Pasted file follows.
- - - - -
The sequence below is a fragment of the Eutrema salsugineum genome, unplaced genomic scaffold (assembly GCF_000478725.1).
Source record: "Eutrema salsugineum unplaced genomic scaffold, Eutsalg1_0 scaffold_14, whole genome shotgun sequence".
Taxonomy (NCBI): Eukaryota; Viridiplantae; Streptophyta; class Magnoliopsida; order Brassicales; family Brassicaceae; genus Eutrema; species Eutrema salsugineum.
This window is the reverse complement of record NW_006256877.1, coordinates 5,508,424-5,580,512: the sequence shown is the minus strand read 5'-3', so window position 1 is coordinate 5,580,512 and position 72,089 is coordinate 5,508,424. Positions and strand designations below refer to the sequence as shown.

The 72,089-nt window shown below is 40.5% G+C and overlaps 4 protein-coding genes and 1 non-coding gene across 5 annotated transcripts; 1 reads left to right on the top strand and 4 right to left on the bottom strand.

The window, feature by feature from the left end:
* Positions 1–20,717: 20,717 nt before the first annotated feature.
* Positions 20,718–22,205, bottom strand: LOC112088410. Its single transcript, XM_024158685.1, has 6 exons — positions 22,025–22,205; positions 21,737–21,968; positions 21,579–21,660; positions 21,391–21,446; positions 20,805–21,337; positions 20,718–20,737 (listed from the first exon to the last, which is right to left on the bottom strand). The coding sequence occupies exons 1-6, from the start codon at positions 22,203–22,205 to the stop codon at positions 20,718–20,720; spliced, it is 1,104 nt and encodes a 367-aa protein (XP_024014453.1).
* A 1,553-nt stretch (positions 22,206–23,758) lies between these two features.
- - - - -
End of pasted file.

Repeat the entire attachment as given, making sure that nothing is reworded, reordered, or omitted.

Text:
The sequence below is a fragment of the Eutrema salsugineum genome, unplaced genomic scaffold (assembly GCF_000478725.1).
Source record: "Eutrema salsugineum unplaced genomic scaffold, Eutsalg1_0 scaffold_14, whole genome shotgun sequence".
Taxonomy (NCBI): Eukaryota; Viridiplantae; Streptophyta; class Magnoliopsida; order Brassicales; family Brassicaceae; genus Eutrema; species Eutrema salsugineum.
This window is the reverse complement of record NW_006256877.1, coordinates 5,508,424-5,580,512: the sequence shown is the minus strand read 5'-3', so window position 1 is coordinate 5,580,512 and position 72,089 is coordinate 5,508,424. Positions and strand designations below refer to the sequence as shown.

The 72,089-nt window shown below is 40.5% G+C and overlaps 4 protein-coding genes and 1 non-coding gene across 5 annotated transcripts; 1 reads left to right on the top strand and 4 right to left on the bottom strand.

The window, feature by feature from the left end:
* Positions 1–20,717: 20,717 nt before the first annotated feature.
* Positions 20,718–22,205, bottom strand: LOC112088410. Its single transcript, XM_024158685.1, has 6 exons — positions 22,025–22,205; positions 21,737–21,968; positions 21,579–21,660; positions 21,391–21,446; positions 20,805–21,337; positions 20,718–20,737 (listed from the first exon to the last, which is right to left on the bottom strand). The coding sequence occupies exons 1-6, from the start codon at positions 22,203–22,205 to the stop codon at positions 20,718–20,720; spliced, it is 1,104 nt and encodes a 367-aa protein (XP_024014453.1).
* A 1,553-nt stretch (positions 22,206–23,758) lies between these two features.